Sometimes a little thought experiment is needed to understand simple issues.
At issue today is the size of the U.S. government. On one side of the issue are people who see no problem with the increasing footprint of government. On the other side are those of us who are alarmed by the implications of a bigger government.
Proponents of bigger government like to purport that every dollar collected by the government is a benefit and every dollar not collected by the government is a cost. They claim that maintaining the current tax rates instead of increasing them represents a cost to the economy.
So, let's imagine a world where everyone's entire income was determine and allocated by the government.
So, the government would take the entire pie and give everyone their "right" slices.
Let's leave aside, for a moment, the incentive effects of such an arrangement.
How would the government accomplish this?
Value in an economy is created by people expending time and effort to produce things and sell them at prices others are willing to pay. When I choose to pay a $1.50 for a cup of coffee, you know that I valued that cup of coffee at least as much as I paid for. You also know that the cost of producing that cup of coffee was less than $1.50. We are both better off. Value is created.
Now, if the government is going to determine the entire income of everyone, it must tax away that entire value. Then, it must determine the "right" amount of income for everyone and pay them.
Of course, this cannot happen magically: Some people must be employed by the government for the sole purpose of making sure every last cent of value is extracted from private citizens, and then distributed according to some rule that determines the "right" amount of income for everyone.
The government employees would also have to be paid.
But, they do not produce anything.
All they do is to take from some and give it to others, while keeping a portion for themselves.
So, the total amount taken from private citizens will be less than the total amount distributed back to them.
See, if I want to give Bob $100, I would just give Bob $100. I would have $100 less and Bob would have $100 more. I would be happier because, presumably, I gave Bob $100 because the happiness he derived from having an extra $100 was more valuable to me than the happiness I would have derived from doing other things with the $100. Bob, of course, is also better off because he has more money with which he can buy things he wants.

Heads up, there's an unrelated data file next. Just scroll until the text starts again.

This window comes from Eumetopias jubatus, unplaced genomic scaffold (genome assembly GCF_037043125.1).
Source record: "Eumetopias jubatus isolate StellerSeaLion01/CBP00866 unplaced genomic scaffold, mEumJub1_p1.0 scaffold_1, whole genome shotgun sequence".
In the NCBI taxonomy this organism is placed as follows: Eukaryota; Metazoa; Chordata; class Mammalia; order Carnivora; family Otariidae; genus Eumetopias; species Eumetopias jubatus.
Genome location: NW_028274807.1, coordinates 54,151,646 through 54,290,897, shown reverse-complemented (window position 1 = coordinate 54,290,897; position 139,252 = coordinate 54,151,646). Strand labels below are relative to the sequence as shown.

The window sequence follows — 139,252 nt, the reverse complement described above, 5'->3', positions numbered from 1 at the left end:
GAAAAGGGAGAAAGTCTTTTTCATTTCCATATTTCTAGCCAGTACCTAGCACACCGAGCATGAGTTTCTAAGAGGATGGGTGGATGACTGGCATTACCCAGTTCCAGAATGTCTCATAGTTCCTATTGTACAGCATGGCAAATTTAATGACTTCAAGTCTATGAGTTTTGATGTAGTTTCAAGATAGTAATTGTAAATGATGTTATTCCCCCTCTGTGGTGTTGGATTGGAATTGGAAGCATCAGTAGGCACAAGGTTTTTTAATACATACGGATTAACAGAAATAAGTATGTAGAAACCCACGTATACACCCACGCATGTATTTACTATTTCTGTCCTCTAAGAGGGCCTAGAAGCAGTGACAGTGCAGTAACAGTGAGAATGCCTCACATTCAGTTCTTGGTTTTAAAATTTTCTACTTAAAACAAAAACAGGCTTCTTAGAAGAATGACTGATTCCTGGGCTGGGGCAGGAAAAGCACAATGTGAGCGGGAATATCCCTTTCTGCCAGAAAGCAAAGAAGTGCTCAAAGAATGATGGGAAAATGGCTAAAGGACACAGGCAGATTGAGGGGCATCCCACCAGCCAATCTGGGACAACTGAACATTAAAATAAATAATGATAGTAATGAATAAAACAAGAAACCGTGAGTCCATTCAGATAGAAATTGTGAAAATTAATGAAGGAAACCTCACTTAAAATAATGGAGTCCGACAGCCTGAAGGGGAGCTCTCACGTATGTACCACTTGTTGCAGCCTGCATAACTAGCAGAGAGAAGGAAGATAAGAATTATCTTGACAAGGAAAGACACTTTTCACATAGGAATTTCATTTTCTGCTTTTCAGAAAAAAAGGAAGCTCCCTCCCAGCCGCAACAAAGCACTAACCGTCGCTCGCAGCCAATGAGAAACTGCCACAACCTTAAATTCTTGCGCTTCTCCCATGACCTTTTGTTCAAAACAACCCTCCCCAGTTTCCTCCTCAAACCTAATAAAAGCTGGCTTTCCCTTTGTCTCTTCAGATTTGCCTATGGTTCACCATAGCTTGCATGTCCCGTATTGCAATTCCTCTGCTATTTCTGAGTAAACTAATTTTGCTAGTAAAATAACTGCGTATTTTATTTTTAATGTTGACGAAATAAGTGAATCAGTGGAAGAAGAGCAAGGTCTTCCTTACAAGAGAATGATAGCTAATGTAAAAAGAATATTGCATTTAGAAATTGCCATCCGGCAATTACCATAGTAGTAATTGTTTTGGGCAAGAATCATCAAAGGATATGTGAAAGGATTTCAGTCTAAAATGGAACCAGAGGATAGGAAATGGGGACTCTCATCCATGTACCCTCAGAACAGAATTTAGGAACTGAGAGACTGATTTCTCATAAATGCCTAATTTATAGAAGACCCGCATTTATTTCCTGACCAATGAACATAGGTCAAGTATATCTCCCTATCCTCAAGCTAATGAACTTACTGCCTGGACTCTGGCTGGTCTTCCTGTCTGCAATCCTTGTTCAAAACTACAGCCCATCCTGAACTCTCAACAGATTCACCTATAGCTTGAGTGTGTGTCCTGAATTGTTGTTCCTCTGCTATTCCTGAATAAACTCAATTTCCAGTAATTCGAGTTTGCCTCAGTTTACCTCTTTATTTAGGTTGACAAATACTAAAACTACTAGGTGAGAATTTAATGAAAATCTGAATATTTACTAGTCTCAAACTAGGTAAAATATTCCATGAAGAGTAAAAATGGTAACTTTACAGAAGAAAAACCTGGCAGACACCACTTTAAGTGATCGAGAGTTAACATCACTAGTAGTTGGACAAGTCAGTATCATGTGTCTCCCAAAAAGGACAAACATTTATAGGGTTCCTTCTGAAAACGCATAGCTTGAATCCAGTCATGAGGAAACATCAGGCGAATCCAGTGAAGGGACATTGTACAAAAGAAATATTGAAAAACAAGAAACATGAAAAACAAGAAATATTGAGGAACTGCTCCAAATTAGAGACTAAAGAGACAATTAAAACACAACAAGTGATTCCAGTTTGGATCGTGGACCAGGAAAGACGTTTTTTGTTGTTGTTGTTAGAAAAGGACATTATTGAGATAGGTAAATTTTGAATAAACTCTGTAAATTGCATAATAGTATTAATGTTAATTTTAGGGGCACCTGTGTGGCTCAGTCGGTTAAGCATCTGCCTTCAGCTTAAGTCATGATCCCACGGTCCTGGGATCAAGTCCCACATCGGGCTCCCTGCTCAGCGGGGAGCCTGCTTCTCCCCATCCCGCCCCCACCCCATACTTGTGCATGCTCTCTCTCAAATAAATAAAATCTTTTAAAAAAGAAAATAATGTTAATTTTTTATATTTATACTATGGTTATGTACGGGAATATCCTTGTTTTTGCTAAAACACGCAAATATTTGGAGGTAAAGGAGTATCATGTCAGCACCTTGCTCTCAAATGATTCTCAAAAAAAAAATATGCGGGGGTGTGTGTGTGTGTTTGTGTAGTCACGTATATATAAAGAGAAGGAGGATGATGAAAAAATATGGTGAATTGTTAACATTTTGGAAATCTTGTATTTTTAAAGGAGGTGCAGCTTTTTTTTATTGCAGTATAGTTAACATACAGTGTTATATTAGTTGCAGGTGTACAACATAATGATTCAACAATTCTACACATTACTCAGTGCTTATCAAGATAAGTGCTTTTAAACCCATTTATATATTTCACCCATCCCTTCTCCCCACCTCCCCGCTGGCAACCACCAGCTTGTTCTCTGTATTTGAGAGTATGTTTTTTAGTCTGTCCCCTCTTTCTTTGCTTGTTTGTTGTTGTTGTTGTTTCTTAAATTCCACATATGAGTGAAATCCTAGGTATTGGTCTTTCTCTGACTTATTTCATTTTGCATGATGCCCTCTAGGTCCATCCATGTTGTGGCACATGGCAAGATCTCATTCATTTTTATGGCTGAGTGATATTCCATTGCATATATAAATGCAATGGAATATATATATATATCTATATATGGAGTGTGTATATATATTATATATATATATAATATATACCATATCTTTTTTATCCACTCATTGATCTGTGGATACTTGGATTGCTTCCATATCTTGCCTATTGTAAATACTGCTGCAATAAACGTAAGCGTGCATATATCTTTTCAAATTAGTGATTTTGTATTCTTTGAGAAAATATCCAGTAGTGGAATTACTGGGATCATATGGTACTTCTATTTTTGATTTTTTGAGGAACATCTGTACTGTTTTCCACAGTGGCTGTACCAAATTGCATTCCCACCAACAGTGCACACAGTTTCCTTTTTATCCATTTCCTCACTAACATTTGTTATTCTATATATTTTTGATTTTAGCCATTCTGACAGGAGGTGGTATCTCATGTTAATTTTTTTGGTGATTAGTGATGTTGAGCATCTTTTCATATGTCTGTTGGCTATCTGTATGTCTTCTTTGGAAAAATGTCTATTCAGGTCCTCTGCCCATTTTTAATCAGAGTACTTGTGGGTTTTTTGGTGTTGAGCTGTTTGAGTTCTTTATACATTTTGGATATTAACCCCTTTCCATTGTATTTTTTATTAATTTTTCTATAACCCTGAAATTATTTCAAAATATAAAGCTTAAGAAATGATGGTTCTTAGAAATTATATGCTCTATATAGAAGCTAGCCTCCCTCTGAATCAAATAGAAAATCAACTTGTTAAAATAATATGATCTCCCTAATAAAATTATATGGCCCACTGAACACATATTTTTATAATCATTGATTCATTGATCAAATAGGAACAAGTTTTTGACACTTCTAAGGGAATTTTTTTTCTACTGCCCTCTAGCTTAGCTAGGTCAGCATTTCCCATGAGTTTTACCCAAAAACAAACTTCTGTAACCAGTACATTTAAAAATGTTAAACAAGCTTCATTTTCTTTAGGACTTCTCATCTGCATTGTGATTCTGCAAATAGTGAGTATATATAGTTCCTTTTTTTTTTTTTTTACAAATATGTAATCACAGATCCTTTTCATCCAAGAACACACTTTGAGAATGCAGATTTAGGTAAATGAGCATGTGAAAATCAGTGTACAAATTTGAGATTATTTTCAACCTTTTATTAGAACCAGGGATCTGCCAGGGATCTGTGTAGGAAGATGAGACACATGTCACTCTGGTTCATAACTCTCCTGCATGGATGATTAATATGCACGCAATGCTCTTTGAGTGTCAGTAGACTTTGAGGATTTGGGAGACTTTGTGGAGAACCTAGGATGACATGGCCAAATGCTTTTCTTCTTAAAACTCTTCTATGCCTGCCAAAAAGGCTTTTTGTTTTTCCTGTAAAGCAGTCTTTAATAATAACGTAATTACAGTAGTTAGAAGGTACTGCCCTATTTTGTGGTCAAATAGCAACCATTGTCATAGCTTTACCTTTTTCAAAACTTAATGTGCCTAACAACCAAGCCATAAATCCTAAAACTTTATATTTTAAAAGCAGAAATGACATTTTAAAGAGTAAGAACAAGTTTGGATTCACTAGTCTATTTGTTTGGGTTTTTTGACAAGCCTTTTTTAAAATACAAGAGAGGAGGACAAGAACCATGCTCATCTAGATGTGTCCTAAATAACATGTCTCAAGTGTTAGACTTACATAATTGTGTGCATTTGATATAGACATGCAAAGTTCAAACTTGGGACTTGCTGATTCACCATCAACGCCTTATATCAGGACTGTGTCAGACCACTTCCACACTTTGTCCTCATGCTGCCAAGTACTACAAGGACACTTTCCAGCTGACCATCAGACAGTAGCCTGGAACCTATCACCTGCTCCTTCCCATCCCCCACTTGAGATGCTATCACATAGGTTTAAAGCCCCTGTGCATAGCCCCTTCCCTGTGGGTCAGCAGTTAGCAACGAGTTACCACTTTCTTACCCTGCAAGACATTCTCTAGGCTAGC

Now, if the government takes a $100 from me ... Well, they have to pay someone to do it. So, now, they have, say $75 dollars, which they give to Bob.
Notice that I am still $100 short. But, I am less happy than before.
Why? Simple: If I had wanted to give $25 to the government bureaucrat and $75 to Bob, I could have easily done so. However, in the absence of a law saying the government bureaucrat can take my money, I did not choose to do so. That means having to give the bureaucrat $25 and Bob $75 is worse from my perspective than just giving Bob $100.
Clearly, I do not derive any benefit from the $25 that went to the bureaucrat. I know this not because he is a bureaucrat, but because I had the option to give him $25 and chose not to do so.
I still derive happiness from the fact that Bob has $75 extra, but that is not as good as him having an extra $100. Bob is also less well off than if I had just been able to give him $100.
The government is a leaky bucket.
Taking from people who work and produce stuff to give to people who do not produce stuff cannot increase the total amount of resources in the economy.
Bigger government cannot make a nation wealthier.
If that were the case, we should all work for the government.
Finally, what determines the "right" amount everyone should have to live on?
Most proponents of redistribution have in mind some version of
Such a system encourages people to overstate their needs and fall short of fully utilizing their abilities.
The evidence is before your very eyes if you choose to see it.